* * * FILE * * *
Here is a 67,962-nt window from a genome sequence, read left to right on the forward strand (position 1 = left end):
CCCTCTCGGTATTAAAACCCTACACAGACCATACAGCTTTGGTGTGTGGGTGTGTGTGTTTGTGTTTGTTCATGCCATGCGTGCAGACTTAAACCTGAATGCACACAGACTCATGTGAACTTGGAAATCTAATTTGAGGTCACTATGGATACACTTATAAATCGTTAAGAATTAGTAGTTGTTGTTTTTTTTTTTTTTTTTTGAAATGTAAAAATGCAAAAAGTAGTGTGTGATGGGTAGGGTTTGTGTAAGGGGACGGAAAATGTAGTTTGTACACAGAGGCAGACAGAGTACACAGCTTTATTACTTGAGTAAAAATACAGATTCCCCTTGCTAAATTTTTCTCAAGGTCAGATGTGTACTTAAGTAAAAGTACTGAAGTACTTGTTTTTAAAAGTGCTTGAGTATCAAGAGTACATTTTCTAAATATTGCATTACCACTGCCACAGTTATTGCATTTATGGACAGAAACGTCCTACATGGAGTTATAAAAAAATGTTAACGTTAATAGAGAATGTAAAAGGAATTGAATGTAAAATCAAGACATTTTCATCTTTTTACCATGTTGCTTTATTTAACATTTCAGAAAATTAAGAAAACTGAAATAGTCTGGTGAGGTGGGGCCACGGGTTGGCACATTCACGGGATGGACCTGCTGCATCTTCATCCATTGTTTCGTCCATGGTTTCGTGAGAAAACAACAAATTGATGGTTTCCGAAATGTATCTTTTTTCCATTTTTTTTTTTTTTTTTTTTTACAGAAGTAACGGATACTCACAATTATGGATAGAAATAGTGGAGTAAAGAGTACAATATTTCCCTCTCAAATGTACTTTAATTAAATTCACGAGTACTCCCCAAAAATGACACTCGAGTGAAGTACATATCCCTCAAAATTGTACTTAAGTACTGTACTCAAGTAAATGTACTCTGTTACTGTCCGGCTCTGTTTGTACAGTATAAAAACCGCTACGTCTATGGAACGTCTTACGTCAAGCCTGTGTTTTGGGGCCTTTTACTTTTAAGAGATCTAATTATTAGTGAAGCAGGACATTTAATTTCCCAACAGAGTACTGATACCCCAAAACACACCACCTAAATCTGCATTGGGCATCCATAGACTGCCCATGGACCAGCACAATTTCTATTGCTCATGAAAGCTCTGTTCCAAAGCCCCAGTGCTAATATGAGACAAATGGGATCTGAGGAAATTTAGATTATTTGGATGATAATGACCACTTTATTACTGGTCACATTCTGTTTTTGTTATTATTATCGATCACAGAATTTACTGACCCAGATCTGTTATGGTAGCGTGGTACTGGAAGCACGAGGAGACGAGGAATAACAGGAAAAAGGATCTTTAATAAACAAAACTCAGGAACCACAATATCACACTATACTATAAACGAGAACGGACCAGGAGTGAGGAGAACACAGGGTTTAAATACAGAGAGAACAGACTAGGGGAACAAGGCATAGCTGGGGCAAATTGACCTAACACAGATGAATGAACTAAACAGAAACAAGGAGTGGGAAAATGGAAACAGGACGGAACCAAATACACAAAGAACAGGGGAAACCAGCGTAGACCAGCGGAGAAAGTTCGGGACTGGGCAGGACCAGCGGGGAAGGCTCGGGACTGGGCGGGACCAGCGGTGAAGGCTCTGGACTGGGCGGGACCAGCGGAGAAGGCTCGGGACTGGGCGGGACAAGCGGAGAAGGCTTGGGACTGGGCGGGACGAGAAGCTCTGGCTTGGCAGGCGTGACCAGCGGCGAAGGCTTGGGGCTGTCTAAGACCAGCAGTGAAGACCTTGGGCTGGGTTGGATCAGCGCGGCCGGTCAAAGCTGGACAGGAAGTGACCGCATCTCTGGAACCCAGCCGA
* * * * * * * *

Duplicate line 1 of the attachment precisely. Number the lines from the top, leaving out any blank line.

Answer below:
Here is a 67,962-nt window from a genome sequence, read left to right on the forward strand (position 1 = left end):